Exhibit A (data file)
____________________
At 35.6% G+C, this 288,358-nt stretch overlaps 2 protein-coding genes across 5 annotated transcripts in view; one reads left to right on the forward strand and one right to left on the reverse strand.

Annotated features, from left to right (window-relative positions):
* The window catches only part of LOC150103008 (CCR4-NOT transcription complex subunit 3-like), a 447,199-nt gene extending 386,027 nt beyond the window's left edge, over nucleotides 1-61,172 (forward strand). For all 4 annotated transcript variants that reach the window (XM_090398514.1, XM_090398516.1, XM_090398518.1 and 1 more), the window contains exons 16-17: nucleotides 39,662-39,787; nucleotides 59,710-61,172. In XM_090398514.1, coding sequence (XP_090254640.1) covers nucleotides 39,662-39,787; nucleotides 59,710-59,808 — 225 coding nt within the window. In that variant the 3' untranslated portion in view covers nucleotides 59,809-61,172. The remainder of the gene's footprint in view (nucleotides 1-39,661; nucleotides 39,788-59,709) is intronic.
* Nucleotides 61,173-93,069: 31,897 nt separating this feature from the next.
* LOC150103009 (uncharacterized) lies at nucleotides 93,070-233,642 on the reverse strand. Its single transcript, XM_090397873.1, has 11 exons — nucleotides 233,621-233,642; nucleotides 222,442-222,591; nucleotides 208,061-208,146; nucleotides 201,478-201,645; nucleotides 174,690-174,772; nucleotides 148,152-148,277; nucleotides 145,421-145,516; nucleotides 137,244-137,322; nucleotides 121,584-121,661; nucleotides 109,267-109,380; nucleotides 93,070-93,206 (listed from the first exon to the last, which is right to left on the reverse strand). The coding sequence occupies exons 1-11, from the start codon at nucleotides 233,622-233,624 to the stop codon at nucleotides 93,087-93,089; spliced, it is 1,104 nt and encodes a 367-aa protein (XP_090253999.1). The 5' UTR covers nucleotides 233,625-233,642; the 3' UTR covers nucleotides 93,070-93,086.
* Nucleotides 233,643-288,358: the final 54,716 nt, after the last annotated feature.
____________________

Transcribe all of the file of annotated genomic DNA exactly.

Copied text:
At 35.6% G+C, this 288,358-nt stretch overlaps 2 protein-coding genes across 5 annotated transcripts in view; one reads left to right on the forward strand and one right to left on the reverse strand.

Annotated features, from left to right (window-relative positions):
* The window catches only part of LOC150103008 (CCR4-NOT transcription complex subunit 3-like), a 447,199-nt gene extending 386,027 nt beyond the window's left edge, over nucleotides 1-61,172 (forward strand). For all 4 annotated transcript variants that reach the window (XM_090398514.1, XM_090398516.1, XM_090398518.1 and 1 more), the window contains exons 16-17: nucleotides 39,662-39,787; nucleotides 59,710-61,172. In XM_090398514.1, coding sequence (XP_090254640.1) covers nucleotides 39,662-39,787; nucleotides 59,710-59,808 — 225 coding nt within the window. In that variant the 3' untranslated portion in view covers nucleotides 59,809-61,172. The remainder of the gene's footprint in view (nucleotides 1-39,661; nucleotides 39,788-59,709) is intronic.
* Nucleotides 61,173-93,069: 31,897 nt separating this feature from the next.
* LOC150103009 (uncharacterized) lies at nucleotides 93,070-233,642 on the reverse strand. Its single transcript, XM_090397873.1, has 11 exons — nucleotides 233,621-233,642; nucleotides 222,442-222,591; nucleotides 208,061-208,146; nucleotides 201,478-201,645; nucleotides 174,690-174,772; nucleotides 148,152-148,277; nucleotides 145,421-145,516; nucleotides 137,244-137,322; nucleotides 121,584-121,661; nucleotides 109,267-109,380; nucleotides 93,070-93,206 (listed from the first exon to the last, which is right to left on the reverse strand). The coding sequence occupies exons 1-11, from the start codon at nucleotides 233,622-233,624 to the stop codon at nucleotides 93,087-93,089; spliced, it is 1,104 nt and encodes a 367-aa protein (XP_090253999.1). The 5' UTR covers nucleotides 233,625-233,642; the 3' UTR covers nucleotides 93,070-93,086.
* Nucleotides 233,643-288,358: the final 54,716 nt, after the last annotated feature.